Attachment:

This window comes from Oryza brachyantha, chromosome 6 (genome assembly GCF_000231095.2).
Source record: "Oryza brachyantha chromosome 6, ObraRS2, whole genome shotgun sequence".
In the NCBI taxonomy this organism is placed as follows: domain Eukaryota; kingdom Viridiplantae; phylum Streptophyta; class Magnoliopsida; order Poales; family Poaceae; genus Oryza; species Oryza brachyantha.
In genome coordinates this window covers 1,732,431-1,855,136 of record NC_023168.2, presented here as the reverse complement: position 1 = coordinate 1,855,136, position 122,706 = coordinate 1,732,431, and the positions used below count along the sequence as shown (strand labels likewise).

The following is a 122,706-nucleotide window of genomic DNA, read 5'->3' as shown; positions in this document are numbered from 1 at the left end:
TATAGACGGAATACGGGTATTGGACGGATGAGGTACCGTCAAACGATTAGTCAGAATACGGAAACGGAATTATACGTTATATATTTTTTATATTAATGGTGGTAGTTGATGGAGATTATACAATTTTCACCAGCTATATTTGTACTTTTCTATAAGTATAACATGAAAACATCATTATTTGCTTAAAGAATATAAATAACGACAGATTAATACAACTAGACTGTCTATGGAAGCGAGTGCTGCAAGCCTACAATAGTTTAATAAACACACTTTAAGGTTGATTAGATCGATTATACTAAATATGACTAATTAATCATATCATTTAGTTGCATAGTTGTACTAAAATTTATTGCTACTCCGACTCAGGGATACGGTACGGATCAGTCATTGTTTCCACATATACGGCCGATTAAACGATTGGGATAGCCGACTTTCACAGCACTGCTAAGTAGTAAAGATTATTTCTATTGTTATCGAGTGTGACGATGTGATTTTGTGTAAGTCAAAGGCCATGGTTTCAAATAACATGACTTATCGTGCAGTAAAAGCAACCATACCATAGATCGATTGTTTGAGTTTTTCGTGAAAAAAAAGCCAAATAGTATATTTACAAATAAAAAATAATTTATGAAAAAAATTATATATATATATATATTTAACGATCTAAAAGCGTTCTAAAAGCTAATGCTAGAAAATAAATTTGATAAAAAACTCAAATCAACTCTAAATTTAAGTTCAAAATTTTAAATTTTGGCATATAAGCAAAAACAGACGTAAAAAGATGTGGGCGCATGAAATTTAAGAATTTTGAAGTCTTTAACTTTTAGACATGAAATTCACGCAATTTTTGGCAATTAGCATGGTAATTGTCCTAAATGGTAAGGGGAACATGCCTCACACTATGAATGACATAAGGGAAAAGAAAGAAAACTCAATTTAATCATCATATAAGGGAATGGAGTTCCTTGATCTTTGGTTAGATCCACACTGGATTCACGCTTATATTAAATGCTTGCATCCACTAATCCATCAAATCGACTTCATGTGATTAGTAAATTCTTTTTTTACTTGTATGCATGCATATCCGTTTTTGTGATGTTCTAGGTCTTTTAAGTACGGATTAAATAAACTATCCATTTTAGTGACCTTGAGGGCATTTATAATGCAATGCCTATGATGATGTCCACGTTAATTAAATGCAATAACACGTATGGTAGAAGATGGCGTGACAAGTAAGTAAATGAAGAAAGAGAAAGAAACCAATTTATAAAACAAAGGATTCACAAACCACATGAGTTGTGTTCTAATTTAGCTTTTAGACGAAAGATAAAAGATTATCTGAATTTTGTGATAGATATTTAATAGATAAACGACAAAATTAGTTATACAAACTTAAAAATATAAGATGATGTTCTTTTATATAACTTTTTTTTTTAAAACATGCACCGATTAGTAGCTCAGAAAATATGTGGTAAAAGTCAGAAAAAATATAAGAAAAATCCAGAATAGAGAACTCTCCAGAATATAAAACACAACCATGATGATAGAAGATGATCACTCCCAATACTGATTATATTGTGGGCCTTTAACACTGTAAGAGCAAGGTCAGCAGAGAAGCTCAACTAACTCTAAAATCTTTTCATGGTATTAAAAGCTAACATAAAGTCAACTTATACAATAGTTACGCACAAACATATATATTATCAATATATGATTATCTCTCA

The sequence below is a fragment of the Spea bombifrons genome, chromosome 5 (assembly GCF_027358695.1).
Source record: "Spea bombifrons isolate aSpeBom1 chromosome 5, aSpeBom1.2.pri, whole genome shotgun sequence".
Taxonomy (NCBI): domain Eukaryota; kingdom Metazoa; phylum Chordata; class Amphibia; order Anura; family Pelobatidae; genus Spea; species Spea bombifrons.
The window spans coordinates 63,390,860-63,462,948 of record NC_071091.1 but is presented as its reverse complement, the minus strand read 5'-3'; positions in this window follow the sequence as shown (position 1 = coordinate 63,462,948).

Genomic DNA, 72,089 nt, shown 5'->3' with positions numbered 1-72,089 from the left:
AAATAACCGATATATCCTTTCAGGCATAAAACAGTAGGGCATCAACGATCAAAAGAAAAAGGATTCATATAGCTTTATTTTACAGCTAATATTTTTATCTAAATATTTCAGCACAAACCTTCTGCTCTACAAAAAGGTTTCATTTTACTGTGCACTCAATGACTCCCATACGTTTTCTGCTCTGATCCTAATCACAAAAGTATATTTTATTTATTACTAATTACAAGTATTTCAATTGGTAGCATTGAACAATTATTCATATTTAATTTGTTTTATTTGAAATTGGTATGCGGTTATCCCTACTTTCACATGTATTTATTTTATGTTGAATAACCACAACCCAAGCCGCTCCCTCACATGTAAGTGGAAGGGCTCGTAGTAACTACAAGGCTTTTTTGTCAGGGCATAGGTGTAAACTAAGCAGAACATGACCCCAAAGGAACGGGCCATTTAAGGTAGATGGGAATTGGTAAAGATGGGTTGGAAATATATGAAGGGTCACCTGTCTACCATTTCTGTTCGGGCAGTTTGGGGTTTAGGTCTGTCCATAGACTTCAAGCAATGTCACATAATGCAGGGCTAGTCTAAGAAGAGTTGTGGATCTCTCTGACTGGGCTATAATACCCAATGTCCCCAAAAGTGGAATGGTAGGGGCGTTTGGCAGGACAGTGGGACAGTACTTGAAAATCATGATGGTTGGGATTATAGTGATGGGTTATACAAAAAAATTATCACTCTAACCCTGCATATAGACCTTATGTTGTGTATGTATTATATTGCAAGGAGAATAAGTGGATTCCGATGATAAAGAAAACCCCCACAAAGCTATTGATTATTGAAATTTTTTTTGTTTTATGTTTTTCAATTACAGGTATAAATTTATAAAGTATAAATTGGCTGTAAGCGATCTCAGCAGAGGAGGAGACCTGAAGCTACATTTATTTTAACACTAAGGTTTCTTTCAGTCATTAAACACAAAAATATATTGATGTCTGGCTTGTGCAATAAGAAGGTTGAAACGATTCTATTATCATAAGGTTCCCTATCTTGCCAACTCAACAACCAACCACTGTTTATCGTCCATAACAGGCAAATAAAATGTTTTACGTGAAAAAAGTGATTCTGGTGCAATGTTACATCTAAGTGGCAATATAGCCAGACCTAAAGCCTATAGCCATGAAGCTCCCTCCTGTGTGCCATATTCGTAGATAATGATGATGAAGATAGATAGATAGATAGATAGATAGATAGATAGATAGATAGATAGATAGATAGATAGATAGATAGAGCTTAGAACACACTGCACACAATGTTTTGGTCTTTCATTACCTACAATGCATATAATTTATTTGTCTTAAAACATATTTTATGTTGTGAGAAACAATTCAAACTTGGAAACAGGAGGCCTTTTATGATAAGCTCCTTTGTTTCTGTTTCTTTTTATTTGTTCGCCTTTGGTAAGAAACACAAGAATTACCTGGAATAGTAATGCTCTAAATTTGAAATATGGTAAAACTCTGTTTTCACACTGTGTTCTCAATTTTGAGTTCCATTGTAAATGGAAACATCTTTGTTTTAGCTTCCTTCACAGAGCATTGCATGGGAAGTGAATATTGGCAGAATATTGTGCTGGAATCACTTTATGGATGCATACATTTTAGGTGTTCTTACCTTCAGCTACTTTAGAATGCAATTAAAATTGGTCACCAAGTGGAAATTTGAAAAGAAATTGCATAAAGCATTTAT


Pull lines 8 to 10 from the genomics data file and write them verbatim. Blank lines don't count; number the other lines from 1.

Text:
Source record: "Spea bombifrons isolate aSpeBom1 chromosome 5, aSpeBom1.2.pri, whole genome shotgun sequence".
Taxonomy (NCBI): domain Eukaryota; kingdom Metazoa; phylum Chordata; class Amphibia; order Anura; family Pelobatidae; genus Spea; species Spea bombifrons.
The window spans coordinates 63,390,860-63,462,948 of record NC_071091.1 but is presented as its reverse complement, the minus strand read 5'-3'; positions in this window follow the sequence as shown (position 1 = coordinate 63,462,948).